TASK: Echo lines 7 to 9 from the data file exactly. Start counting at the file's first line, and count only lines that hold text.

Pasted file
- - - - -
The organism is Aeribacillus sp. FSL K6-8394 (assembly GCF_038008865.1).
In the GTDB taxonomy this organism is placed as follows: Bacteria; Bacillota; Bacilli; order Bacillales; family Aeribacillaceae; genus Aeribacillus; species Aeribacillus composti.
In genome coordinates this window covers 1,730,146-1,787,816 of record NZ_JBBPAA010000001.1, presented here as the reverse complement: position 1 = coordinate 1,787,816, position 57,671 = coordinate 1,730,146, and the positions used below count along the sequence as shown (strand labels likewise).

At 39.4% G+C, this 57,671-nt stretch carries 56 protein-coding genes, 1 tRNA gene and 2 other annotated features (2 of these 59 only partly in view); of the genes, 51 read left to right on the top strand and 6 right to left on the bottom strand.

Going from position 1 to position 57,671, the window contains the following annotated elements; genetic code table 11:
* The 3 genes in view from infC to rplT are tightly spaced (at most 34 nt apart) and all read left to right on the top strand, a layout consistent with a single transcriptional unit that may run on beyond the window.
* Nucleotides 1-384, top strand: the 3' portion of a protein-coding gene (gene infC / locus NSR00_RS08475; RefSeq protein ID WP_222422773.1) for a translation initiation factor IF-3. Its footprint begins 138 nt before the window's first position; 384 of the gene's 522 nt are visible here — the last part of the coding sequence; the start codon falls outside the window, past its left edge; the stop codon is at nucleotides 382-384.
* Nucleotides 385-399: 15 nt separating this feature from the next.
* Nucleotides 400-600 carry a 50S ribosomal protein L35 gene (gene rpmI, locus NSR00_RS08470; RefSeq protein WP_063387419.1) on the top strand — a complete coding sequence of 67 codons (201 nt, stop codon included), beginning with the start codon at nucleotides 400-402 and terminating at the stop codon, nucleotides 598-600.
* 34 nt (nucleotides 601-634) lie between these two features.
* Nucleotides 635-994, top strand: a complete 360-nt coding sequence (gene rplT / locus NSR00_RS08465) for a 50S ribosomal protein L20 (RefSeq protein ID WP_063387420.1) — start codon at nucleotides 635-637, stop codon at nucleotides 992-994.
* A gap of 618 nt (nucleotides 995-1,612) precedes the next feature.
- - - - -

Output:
* Nucleotides 1-384, top strand: the 3' portion of a protein-coding gene (gene infC / locus NSR00_RS08475; RefSeq protein ID WP_222422773.1) for a translation initiation factor IF-3. Its footprint begins 138 nt before the window's first position; 384 of the gene's 522 nt are visible here — the last part of the coding sequence; the start codon falls outside the window, past its left edge; the stop codon is at nucleotides 382-384.
* Nucleotides 385-399: 15 nt separating this feature from the next.
* Nucleotides 400-600 carry a 50S ribosomal protein L35 gene (gene rpmI, locus NSR00_RS08470; RefSeq protein WP_063387419.1) on the top strand — a complete coding sequence of 67 codons (201 nt, stop codon included), beginning with the start codon at nucleotides 400-402 and terminating at the stop codon, nucleotides 598-600.